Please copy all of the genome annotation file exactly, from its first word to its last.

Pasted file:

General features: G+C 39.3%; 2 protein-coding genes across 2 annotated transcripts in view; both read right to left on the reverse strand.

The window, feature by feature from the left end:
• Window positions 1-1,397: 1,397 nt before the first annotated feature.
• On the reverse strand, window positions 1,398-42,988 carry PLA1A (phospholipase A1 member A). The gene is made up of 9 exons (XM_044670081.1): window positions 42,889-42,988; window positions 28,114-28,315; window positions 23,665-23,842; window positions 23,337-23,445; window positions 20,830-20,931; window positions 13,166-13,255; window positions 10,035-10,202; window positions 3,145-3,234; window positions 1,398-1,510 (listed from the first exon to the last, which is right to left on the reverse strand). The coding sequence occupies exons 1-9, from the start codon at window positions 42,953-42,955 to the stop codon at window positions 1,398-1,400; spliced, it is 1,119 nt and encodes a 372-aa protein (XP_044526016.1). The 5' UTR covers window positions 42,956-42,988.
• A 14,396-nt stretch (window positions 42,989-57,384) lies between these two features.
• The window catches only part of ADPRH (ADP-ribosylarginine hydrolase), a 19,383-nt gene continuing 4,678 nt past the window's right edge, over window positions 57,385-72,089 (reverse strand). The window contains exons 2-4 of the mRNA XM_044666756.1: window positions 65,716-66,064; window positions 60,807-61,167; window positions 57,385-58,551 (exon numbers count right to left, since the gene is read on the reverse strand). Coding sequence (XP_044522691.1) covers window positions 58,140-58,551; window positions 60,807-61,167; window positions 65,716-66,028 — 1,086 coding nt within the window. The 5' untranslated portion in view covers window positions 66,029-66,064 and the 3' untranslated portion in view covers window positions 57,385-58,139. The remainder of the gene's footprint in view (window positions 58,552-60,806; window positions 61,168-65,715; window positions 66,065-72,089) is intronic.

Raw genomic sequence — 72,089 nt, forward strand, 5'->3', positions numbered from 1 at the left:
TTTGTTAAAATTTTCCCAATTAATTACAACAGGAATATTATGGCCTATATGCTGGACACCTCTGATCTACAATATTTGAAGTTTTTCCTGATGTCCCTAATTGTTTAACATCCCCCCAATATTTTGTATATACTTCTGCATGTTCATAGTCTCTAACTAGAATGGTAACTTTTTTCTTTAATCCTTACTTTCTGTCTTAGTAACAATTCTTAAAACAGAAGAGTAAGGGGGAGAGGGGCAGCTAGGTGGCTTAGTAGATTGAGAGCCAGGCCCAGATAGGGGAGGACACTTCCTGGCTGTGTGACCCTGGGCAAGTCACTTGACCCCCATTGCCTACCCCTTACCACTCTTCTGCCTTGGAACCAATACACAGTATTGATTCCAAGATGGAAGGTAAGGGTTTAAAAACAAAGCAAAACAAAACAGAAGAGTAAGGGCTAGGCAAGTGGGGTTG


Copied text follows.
General features: G+C 39.3%; 2 protein-coding genes across 2 annotated transcripts in view; both read right to left on the reverse strand.

The window, feature by feature from the left end:
• Window positions 1-1,397: 1,397 nt before the first annotated feature.
• On the reverse strand, window positions 1,398-42,988 carry PLA1A (phospholipase A1 member A). The gene is made up of 9 exons (XM_044670081.1): window positions 42,889-42,988; window positions 28,114-28,315; window positions 23,665-23,842; window positions 23,337-23,445; window positions 20,830-20,931; window positions 13,166-13,255; window positions 10,035-10,202; window positions 3,145-3,234; window positions 1,398-1,510 (listed from the first exon to the last, which is right to left on the reverse strand). The coding sequence occupies exons 1-9, from the start codon at window positions 42,953-42,955 to the stop codon at window positions 1,398-1,400; spliced, it is 1,119 nt and encodes a 372-aa protein (XP_044526016.1). The 5' UTR covers window positions 42,956-42,988.
• A 14,396-nt stretch (window positions 42,989-57,384) lies between these two features.
• The window catches only part of ADPRH (ADP-ribosylarginine hydrolase), a 19,383-nt gene continuing 4,678 nt past the window's right edge, over window positions 57,385-72,089 (reverse strand). The window contains exons 2-4 of the mRNA XM_044666756.1: window positions 65,716-66,064; window positions 60,807-61,167; window positions 57,385-58,551 (exon numbers count right to left, since the gene is read on the reverse strand). Coding sequence (XP_044522691.1) covers window positions 58,140-58,551; window positions 60,807-61,167; window positions 65,716-66,028 — 1,086 coding nt within the window. The 5' untranslated portion in view covers window positions 66,029-66,064 and the 3' untranslated portion in view covers window positions 57,385-58,139. The remainder of the gene's footprint in view (window positions 58,552-60,806; window positions 61,168-65,715; window positions 66,065-72,089) is intronic.

Raw genomic sequence — 72,089 nt, forward strand, 5'->3', positions numbered from 1 at the left:
TTTGTTAAAATTTTCCCAATTAATTACAACAGGAATATTATGGCCTATATGCTGGACACCTCTGATCTACAATATTTGAAGTTTTTCCTGATGTCCCTAATTGTTTAACATCCCCCCAATATTTTGTATATACTTCTGCATGTTCATAGTCTCTAACTAGAATGGTAACTTTTTTCTTTAATCCTTACTTTCTGTCTTAGTAACAATTCTTAAAACAGAAGAGTAAGGGGGAGAGGGGCAGCTAGGTGGCTTAGTAGATTGAGAGCCAGGCCCAGATAGGGGAGGACACTTCCTGGCTGTGTGACCCTGGGCAAGTCACTTGACCCCCATTGCCTACCCCTTACCACTCTTCTGCCTTGGAACCAATACACAGTATTGATTCCAAGATGGAAGGTAAGGGTTTAAAAACAAAGCAAAACAAAACAGAAGAGTAAGGGCTAGGCAAGTGGGGTTG